Do Nova Sco­tia po­lit­i­cal par­ties think vot­ers are stupid? Rus­sell Wanger­sky thinks so.

The Nova Sco­tia Lib­er­als, like so many po­lit­i­cal par­ties in this re­gion, think we’re all a bunch of rubes stupid enough to fall for the ex­act same trick time af­ter time af­ter time

Cape Breton Post - - Cape Breton - Rus­sell Wanger­sky Rus­sell Wanger­sky writes from St. John’s, and his col­umn ap­pears in 29 Salt Wire news­pa­pers and web­sites in At­lantic Canada. He can be reached at rwanger@thetele­gram.com — Twit­ter: @wanger­sky.

I grow tired of the po­lit­i­cal game.

Not tired of pol­i­tics, nor even of gov­ern­ment, for that mat­ter.

But I hate the pan­der­ing – and I hate the fact that par­ties try­ing to win elec­tions just ba­si­cally think their con­stituents are stupid.

More and more, get­ting elected seems to have more to do with what you’re will­ing to com­mit to, even though you know your com­mit­ments are hol­low from the mo­ment they are made.

A year and a half ago in the New­found­land and Labrador, the provin­cial Lib­er­als came to power based on a mes­sage that they wouldn’t in­crease the har­mo­nized sales tax, that they wouldn’t cut jobs. Then, they did that, and more be­sides, hik­ing HST by two per cent, the gaso­line tax by more than 16 cents a litre – and they claimed that, when they were cam­paign­ing, they had no idea how bad the province’s fis­cal sit­u­a­tion ac­tu­ally was.

Well, if they didn’t how bad it was, they were wil­fully blind.

Now, to the Nova Sco­tia elec­tion and the card­board bud­get. Nova Sco­tia’s Lib­er­als launched their elec­tion cam­paign on Sun­day, with elec­tion day com­ing on May 30. That’s all fine and good – the writ­ing’s been on the wall for a while now that a Nova Sco­tia cam­paign was com­ing.

The icky part? Well, be­fore Sun­day’s elec­tion call, there had to be Thurs­day’s bud­get, com­plete with a tax cut for 500,000 po­ten­tial vot­ers. Some 1,800 small busi­nesses will get new tax ex­emp­tions, low-in­come se­niors will see a larger non-re­fund­able tax credit, and there’s money for doc­tor re­cruit­ment, ru­ral In­ter­net, and the list goes on.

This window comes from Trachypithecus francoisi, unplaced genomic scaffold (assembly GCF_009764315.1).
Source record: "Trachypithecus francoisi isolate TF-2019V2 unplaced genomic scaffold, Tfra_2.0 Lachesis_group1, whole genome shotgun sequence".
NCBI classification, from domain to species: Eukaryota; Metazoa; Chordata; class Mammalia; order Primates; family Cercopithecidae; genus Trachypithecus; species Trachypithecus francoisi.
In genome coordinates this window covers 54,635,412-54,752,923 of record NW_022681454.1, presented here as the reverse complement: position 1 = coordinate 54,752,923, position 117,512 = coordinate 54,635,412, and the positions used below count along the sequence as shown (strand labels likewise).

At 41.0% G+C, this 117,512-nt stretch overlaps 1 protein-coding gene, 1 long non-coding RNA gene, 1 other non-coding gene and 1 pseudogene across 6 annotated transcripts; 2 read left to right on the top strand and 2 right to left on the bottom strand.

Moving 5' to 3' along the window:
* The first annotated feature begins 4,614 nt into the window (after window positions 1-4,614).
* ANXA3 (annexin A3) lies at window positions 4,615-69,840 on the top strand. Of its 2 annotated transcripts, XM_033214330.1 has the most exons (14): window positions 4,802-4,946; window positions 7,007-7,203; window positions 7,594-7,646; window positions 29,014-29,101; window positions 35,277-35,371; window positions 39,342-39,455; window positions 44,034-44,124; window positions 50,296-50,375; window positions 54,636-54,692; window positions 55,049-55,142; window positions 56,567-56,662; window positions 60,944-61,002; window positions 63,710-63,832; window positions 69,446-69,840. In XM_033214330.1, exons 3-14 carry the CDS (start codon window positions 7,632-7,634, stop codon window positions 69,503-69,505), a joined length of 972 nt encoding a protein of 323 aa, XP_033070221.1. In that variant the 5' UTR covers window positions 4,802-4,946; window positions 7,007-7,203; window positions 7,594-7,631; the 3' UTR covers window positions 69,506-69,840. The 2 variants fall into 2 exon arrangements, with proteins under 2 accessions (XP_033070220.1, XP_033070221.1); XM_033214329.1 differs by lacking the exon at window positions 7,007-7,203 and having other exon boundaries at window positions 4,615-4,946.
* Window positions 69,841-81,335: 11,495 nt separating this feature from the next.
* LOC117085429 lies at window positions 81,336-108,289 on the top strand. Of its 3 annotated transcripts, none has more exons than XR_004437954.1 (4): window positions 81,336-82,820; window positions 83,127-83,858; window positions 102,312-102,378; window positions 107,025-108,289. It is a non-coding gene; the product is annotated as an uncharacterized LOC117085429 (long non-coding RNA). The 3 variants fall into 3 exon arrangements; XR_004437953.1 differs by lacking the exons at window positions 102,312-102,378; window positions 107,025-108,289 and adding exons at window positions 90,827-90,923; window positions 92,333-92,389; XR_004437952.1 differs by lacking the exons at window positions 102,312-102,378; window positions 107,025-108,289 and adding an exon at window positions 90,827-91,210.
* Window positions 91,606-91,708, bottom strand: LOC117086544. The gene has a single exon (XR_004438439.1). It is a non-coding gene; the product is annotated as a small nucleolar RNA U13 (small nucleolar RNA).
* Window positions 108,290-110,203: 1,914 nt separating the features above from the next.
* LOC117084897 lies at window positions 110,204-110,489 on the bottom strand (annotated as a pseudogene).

It’s al­most like Premier Stephen McNeil’s Lib­er­als sat around a big ta­ble and said “How can we buy our­selves the most pos­si­ble votes in the elec­tion we’re call­ing be­fore a bud­get even gets de­bated?”

Oh, wait a minute. It’s not al­most like that – it’s ex­actly like that. And that’s not the only thing it’s ex­actly like – it’s ex­actly like the Nova Sco­tia Lib­er­als, like so many po­lit­i­cal par­ties in this re­gion, think we’re all a bunch of rubes stupid enough to fall for the ex­act same trick time af­ter time af­ter time. Fire the jam can­non and make sure ev­ery­one gets some.

The fis­cal plan for an en­tire gov­ern­ment shouldn’t be a cam­paign stunt, just another piece of elec­tion froth that runs along the lines of a gov­ern­ment say­ing, “Look how great we are.”

But then again, what else was I ex­pect­ing? I grew up in Nova Sco­tia, where the first stop to a sum­mer job was a trip to the near­est gov­ern­ment mem­ber of the leg­isla­tive as­sem­bly’s of­fice to see if you could get a shelf-stock­ing job at the liquor cor­po­ra­tion. A province where the joke was – and is – that dur­ing an elec­tion cam­paign, you have to keep mov­ing. If you stand still, you might just get elec­tion­cam­paign as­phalt rolled right over you.

I read re­cently that one of the big­gest things mu­nic­i­pal gov­ern­ments need to do is to gov­ern based on the long haul, that short-term devel­op­ment grabs do huge amounts of dam­age that can’t be un­done, only mit­i­gated. Prob­lem is, there’s no re­quire­ment – not even an in­cen­tive – for mu­nic­i­pal coun­cils to do what’s right in the long run. Multi-mil­lion-dol­lar devel­op­ment pro­po­nent wants to shave some dol­lars off its drainage plans? Sure, no prob­lem – flooded base­ments a decade from now will be some­one else’s prob­lem, right?

Sadly, I think our provin­cial gov­ern­ments, with their eyes only on the prize of the next elec­tion, are fall­ing into the same hole. Tell peo­ple what they want to hear, even though, time af­ter time, the prom­ises are only as good as the faux-bud­get they were printed in.

And we fall for it.

“How can we buy our­selves the most pos­si­ble votes in the elec­tion we’re call­ing be­fore a bud­get even gets de­bated?”

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